Making decisions is tough.
I’m not talking about buying a new car. I’m talking about decisions that could affect your business. Like making a new purchase, partnering with a company or outsourcing a project.
Decisions like these are never easy. Over analysis can sometimes give you brain fog.
As part of the Business Development team at WisdmLabs, I’m in fact on the other side of the equation. I do not outsource projects, I undertake them. But essentially the crux is the same. I have to make decisions in the best interest of the client and the company.
What helps me, is the experience of having worked with numerous clients. This helps me assist potential clients, and inquirers easily.
Understanding how the buyer mindset works, can help you too, to make similar decisions.
The WordPress Customer Buying Cycle
Most clients spend a lot of time framing their requirement. They are unsure of what they need, and carry high expectations. This invariably increases their buying cycle time. Understanding how the industry works, and using the right tools to research can seriously help buyers cut down on their buying cycle time.
Now, when it comes to buying software in WordPress, the buyer is usually knowledgeable about WordPress, the powerful open-source community and abundance of development support. He/she does not need to be sold on the platform.
The PROBLEM… arises due to commoditization of software.
If I have to describe generically, the buyer usually dives right into looking for a solution for the need.
This picture says it all.
Since, WordPress software is available cheap (due to the very nature of plugin development), the buyer wants to go in for the kill. He/she quickly skims through the features, checks out a demo (if available), and makes the purchase.
Then there’s of courses the DIY (Do-It-Yourself) trials and tribulations!
In an ecstatic and jolly mood, the buyer installs and activate the plugins, checks the settings and starts experimenting.
For the vast majority, the plugin might fit the need. But then, there are those unlucky few, who run into incompatibility issues, and slowly reach the enlightenment that the required functionality is missing or interpreted wrongly. Uh oh! 🙁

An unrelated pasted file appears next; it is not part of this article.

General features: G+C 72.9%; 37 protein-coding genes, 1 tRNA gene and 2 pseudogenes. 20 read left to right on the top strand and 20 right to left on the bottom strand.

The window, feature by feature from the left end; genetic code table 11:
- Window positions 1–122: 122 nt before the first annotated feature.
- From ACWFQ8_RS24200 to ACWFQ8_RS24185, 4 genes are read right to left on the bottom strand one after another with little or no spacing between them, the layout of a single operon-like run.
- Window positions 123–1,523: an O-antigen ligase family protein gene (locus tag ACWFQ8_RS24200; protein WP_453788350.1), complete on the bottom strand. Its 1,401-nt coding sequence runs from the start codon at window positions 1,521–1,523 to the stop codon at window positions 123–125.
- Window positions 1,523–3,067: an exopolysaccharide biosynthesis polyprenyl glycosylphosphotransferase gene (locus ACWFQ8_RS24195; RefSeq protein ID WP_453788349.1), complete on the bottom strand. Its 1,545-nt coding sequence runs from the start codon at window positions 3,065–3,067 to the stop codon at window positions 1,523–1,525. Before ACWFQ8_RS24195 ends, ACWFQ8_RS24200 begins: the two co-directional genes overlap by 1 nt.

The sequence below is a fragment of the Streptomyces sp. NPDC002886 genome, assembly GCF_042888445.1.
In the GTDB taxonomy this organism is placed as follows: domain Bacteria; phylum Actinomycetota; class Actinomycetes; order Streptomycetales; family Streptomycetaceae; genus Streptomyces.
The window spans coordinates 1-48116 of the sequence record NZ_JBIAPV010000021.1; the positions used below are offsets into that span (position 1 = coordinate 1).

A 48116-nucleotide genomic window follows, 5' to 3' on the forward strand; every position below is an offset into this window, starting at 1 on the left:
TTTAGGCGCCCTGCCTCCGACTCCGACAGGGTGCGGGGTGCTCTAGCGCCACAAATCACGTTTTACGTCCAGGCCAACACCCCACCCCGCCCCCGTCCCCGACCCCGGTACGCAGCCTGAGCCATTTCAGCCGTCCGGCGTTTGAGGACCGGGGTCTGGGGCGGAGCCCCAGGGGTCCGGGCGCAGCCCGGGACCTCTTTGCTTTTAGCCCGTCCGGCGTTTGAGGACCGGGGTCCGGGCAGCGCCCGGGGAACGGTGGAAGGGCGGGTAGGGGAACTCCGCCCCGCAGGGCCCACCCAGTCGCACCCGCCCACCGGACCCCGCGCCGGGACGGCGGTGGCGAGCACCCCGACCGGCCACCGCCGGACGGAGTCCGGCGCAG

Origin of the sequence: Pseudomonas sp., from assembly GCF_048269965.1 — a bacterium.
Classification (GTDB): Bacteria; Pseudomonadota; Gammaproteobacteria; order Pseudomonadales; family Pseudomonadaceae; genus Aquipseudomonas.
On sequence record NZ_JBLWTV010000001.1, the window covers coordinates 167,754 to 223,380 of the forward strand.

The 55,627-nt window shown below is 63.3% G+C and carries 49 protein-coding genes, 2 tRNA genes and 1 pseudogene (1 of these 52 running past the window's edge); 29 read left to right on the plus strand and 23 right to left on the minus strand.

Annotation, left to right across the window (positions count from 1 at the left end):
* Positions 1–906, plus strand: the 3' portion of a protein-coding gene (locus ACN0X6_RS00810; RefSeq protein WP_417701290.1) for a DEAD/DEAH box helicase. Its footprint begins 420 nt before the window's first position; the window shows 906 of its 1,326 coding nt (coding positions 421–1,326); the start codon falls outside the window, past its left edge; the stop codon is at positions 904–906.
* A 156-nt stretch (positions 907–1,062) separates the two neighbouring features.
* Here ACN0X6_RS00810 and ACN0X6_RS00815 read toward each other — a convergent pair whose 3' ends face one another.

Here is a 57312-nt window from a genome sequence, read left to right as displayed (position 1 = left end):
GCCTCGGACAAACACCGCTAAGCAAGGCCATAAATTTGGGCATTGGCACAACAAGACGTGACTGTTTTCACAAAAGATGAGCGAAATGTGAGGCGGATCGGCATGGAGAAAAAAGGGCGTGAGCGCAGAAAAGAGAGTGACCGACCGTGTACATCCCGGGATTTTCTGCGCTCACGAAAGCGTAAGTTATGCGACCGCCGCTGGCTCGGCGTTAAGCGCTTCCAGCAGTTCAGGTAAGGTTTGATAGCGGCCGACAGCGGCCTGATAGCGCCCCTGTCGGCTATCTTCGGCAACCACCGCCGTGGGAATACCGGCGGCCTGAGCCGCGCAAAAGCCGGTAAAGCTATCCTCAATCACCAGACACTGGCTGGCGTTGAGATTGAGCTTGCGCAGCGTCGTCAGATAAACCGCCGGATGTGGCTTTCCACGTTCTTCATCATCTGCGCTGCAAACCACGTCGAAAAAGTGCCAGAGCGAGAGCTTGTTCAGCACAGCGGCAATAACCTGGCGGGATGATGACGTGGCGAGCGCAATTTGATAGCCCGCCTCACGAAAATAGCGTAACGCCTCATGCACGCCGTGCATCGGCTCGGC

But hold on, at this stage these buyers still have hope! – The “Hope” of getting technical support!
It is only when this brick falls, the buyers look out for WordPress developers and WordPress companies with specializing in their domain of interest.
To save you- the buyer- all this time and effort, I’ve come up with a 6 point guide which can make things simpler. It’s not foolproof strategy, but it surely can simplify the buying process and make it efficient.
6 Point Guide to Buying WordPress Software Like a Pro
#1 DO NOT GO IN FOR THE KILL
Unless you are an experienced buyer of WordPress software and have little money value of time, do NOT go in for the kill! Think about the bigger picture of what needs to be achieved on the project and see if a particular plugin or theme fits into this scheme of things. You will usually solve 50% of your problems by analyzing your options carefully, and seeking expert opinion. Remember, consultation services can help.
#2 SUPPORT DOES NOT EQUAL PRODUCT CUSTOMIZATION
Do not make product purchases with the notion that product support is a front-end for product customization. Support is there to help you in case something goes wrong, not to make something that you think is “wrong”, right!
#3 GOOGLE SEARCH IS NOT RESEARCH
When in the process of Google search doing research for a plugin, study each feature. Think whether it will still be relevant 5 years down the line. I’ve seen many clients using plugins that are an overkill for their system. They do not think of removing them because they worry that their site will break. Do the research, and don’t get stuck in such a situation.
#4 SOLVE YOUR MOST IMPORTANT REQUIREMENT FIRST
In the process of shortlisting plugins and themes for your requirement, start from the core, and go in the outward direction. For example, when creating an eCommerce website on WordPress, think of the e-commerce plugin you want to go with, say WooCommerce. Then start looking at the themes. If you start looking at themes first, you might end up picking a theme which does not support WooCommerce.
#5 CUSTOMIZATION CAN WORK OUT CHEAPER
It does not always take 10 different plugins with a theme to solve a problem. When you have a mental road-map of the site in place, and are looking for certain results, using a different plugin for every feature can cause a whole lot of issues during development and later on with respect to updates, add-ons etc. Here the best option is to keep some core plugins as default, and custom build around them. Trust Me, when I say this, it works out to be a whole lot CHEAPER and BETTER!
#6 TAKE EXPERT HELP
Last, but not the least, when your mind goes blank- Take EXPERT HELP! It’s what we are here for 🙂
Well, these are some more points based on my experience. If you have views which differ from mine, or have something additional you would want to share here, the comments section below is now open for business. 🙂